I've started my first hack sometime before Euclid released his Tower of The Triforce rom hack back in 2003. It was called Gates of Darkness. It was abandonned  since I didn't like making dungeons back then. After seeing the potential in Tower of The Triforce, I've offered my services to Euclid to pimp his overworlds, and he agreed. I've spent a good part of the year later on to make better overworlds for his game.

Little that I know that this game would later turn out to be played by thousand of people for being the first complete hack of this game.

And this is just the beginning of the story because ten years later I would still be hacking the very same game!

Making rom hacks of this game takes time. A lot of free time. It is time consuming and sometimes you have to redo work due to Hyrule Magic corrupting your rom for no reason... Unless you are some masochist or something, I wouldn't dare to say it's recommended to start making an hack of Zelda 3 using Hyrule Magic (let alone two full hacks in one lifetime).

The main reason why this scene hasn't thrived so much over the years is Hyrule Magic. That editor got a so much bad reputation over the years that people either didn't do rom hacks of Zelda 3 or waited for another editor to come along.

MathOnNapkins eventually started an editor called Black Magic but eventually abandoned it. And since most people who wanted to make a hack of this game were waiting for that editor to come out and it never did, very few new hackers joined this scene when compared to other big profile games like the SMW and the Super Metroid rom hacking scenes.

This prompted our resident moderator Trovsky to take things up his sleeve and start another attempt at making a replacement for the outdated 15 years old Hyrule Magic editor. Should he manage to finish it, more people are bound to eventually edit this game.

Smile

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Re: ALttP Hacking History

Post by Puzzledude on Wed 8 Mar 2017 - 18:52

This prompted our resident moderator Trovsky to take things up his sleeve and start another attempt at making a replacement for the outdated 15 years old Hyrule Magic editor. Should he manage to finish it, more people are bound to eventually edit this game.
I never actually thought about it, but completing such an editor is actually equal or even a greater achievement then finishing a hack. Since if you have a powerfull and non-bugged editor a lot of people can produce hacks.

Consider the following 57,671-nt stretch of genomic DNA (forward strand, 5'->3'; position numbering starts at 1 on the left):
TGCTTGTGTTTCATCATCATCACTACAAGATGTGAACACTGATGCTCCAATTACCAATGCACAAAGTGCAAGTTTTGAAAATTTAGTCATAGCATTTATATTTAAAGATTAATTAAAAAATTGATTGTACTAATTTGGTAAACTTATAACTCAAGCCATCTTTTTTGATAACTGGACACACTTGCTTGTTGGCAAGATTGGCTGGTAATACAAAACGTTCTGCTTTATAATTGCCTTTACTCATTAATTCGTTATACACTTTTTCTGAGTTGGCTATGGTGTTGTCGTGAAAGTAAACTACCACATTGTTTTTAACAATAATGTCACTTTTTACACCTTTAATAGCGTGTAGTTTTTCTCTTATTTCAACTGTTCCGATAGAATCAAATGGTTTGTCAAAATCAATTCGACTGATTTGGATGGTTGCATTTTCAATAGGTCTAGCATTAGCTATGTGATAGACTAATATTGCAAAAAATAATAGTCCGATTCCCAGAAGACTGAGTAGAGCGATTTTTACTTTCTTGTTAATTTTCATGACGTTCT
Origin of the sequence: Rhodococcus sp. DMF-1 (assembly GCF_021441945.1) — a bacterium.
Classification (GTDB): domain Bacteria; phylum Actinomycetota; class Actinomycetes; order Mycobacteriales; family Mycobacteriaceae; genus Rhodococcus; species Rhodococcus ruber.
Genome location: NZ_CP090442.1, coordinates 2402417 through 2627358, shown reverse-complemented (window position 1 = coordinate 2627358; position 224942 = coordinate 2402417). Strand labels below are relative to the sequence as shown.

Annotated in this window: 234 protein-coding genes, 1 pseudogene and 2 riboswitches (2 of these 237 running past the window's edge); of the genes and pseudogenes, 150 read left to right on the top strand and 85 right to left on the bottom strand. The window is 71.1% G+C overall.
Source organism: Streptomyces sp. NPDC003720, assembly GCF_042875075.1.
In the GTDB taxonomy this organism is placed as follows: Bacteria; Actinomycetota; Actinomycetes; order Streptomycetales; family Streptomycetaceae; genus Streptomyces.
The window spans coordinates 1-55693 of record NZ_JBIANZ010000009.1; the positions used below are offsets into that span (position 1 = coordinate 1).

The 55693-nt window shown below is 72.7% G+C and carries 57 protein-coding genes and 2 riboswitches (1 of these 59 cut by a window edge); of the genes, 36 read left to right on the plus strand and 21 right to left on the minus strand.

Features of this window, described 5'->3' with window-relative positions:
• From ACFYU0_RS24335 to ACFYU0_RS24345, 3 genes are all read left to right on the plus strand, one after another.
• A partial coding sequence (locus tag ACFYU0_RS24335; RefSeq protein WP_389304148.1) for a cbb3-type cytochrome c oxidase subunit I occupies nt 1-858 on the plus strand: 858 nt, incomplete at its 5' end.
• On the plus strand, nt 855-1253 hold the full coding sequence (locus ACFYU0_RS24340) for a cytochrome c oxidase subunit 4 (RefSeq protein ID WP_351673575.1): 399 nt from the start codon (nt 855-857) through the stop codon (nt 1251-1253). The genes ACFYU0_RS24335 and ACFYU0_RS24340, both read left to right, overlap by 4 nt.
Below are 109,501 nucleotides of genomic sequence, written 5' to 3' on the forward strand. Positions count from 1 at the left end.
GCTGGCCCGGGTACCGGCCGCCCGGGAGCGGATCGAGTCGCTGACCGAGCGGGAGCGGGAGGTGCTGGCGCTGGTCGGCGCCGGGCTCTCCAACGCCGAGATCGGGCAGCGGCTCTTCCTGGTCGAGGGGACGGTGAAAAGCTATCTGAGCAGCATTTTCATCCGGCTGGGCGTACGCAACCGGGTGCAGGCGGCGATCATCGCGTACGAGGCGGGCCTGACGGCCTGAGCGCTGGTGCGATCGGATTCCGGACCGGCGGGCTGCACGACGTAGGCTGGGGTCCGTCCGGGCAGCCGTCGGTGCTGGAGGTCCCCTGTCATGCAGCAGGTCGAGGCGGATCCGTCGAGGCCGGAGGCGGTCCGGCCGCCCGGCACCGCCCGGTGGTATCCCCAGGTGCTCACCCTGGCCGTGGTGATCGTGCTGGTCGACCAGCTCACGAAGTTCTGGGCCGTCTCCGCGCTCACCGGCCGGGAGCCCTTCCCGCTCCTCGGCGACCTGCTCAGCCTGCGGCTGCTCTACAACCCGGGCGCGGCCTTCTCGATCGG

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Re: ALttP Hacking History

Post by TheZeldaBible on Wed 8 Mar 2017 - 19:48

These replies are fantastic. Makes me really happy to see there is some history here Smile

Yes, I used to hack Ocarina of Time in every sense of the word "hack" - reverse engineering file formats, assembly, and so on. I quit because N64 reversing simply took too much time. I can reverse an entire Gameboy game in a week vs months for an N64 one. The only tool modders had was Utility of Time, way back in ZSO days. Today there are a few others. But yes I distinguish between real hacking vs modifications with tools. The book the mostly focuses on the history and not so much hacking (but it does mention things like crooked cartridge, debugger code, etc).

Anyway once again, thank you everyone. I was doing some research on NES Zelda hacking but there appears to be no community surrounding it - probably because NES games are fairly self contained and simple compared to their relatively modern counterparts (I had to do some Super Mario Bros. assembly modifications using the reversed version on GitHub - it was amazing how simple it was).

Same goes for the Gameboy Zeldas. Not so much yet.




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Re: ALttP Hacking History

Post by TheZeldaBible on Wed 8 Mar 2017 - 19:50

Any drama in particular that stands out to anyone?

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Re: ALttP Hacking History

Post by TheZeldaBible on Wed 8 Mar 2017 - 20:02

> TEK Hacks.net back in 2003

Would you say this is when ALttP hacking "started", more or less? (Obviously there would be individuals doing their own thing)

When did Zeldix.net come into the picture? What came before it?

Where can I find these demo hacks?

Who are some other memorable users in the scene? Why?

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Re: ALttP Hacking History

Post by SePH on Wed 8 Mar 2017 - 20:26

It actually started back in 2000 at the Dragon Eye Studios when Sephiroth3 started the Hyrule Magic project. I'm pretty sure that's where Euclid, Gamemakr24 and Sephiroth3 started hacking also!

TEKHacks.net was another message board where I met Euclid, Omega, Dude Man and MathOnNapkins.